'Authenticity' is a crucial but vexed idea at Omaka. When it launched an advertising campaign in 2007 to entice Wellingtonians to cross Cook Strait and visit, it did so in a characteristically clever media stunt. It engaged the help of New Zealand's pigeon-racing fraternity and had 289 pigeons carry 289 small pieces of a billboard from Marlborough to Wellington ( As the pigeons delivered their messages, men dressed as Great War soldiers pasted the segments into place. The billboard's most prominent word was 'authentic'. Ironically, the key message chosen to promote this collection of replicas was that it represented an 'authentic' experience. Surely 'authenticity' implies the real? Surely replicas can at best only be 'evocative'?

Regardless of this reservation, Omaka is a truly extraordinary phenomenon. It currently occupies a 60-metre square hangar on what looks like — and what is — a country aerodrome, one more accustomed to crop-dusters and recreational flying than replica Great War biplanes. Though unprepossessing externally, Omaka's visual wealth becomes apparent on entering the hangar, Omaka's inaugural display, Knights of the Sky, comprises the world's largest collection of First World War replica aircraft, many of them in flying condition, all displayed in a series of striking tableaux.

Visitors move at their own pace past a series of what are actually life-size 'set pieces' — not 'dioramas', because they are not perspective models — each based around one or sometimes two replica aircraft, each including one or up to half-a-dozen or more realistically posed and clothed figures.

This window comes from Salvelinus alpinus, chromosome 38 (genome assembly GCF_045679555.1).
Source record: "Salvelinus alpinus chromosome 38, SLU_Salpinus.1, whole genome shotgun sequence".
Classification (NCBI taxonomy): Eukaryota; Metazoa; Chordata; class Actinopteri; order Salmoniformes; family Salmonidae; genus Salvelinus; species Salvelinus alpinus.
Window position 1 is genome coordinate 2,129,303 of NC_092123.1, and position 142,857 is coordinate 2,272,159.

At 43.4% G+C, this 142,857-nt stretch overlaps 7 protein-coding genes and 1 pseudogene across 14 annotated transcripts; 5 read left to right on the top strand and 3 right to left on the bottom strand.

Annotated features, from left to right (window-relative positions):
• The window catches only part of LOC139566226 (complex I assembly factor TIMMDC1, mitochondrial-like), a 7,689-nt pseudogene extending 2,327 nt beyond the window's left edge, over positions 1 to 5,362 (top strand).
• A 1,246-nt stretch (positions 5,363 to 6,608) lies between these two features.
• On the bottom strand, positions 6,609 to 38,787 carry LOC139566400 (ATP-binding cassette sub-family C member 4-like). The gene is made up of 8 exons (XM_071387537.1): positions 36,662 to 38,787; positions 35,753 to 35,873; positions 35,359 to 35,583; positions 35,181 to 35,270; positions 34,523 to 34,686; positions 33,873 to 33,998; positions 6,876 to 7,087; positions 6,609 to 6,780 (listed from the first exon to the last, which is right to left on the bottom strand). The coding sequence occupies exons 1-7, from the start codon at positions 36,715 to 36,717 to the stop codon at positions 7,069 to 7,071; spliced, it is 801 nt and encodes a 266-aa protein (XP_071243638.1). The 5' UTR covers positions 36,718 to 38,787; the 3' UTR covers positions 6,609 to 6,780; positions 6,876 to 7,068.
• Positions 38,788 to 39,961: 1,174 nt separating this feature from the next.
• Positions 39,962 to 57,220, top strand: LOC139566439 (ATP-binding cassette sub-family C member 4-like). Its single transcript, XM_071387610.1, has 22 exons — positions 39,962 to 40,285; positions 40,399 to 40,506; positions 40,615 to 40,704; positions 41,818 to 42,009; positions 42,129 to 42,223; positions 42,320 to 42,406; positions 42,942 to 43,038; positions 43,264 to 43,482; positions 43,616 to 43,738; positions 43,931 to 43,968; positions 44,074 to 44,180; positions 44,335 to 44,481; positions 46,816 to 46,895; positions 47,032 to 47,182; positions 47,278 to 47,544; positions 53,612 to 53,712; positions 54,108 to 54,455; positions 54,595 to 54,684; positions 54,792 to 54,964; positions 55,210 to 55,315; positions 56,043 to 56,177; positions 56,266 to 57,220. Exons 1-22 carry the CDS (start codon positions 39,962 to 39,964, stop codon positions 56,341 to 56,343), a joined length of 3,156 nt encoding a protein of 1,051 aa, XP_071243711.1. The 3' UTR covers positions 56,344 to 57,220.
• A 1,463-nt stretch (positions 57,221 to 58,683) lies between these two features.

Several of these set pieces justify more detailed discussion. Omaka's creators have obviously striven to escape from the convention that sees historic aircraft displayed sitting on the ground on their tail-skids, devoid of life and action. By contrast, most of Omaka's replicas are canted or angled, some in attitudes suggesting flight or (in the case of Grid Caldwell's SE5a) imminent crash.

The set pieces were produced mainly with the creative talent of New Zealand's Weta workshop — the acclaimed and award-winning creative artists behind films such as the Lord of the Rings trilogy, King Kong and District 9, all coordinated and partly funded by Peter Jackson. Their standard of animation, dressing and realism is outstanding, and in several instances make historical points superbly. In the Etrich Taube and Albatross B.II displays the placement and stance of the aviators inject an impressive sense of life and movement into the scene. (Indeed, the aircraft, real and replica, displayed at Omaka without figures — the Caproni, Halberstadt, Nieuport 24 and DH5 — look as lifeless as aircraft displayed in any other aviation museum.) In contrast, the drama of the riggers helping to carry a wounded pilot out of the bullet-pocked Morane-Saulnier (with the observer lifeless in his bloodstained cockpit) conveys a powerful message about the reality of air combat.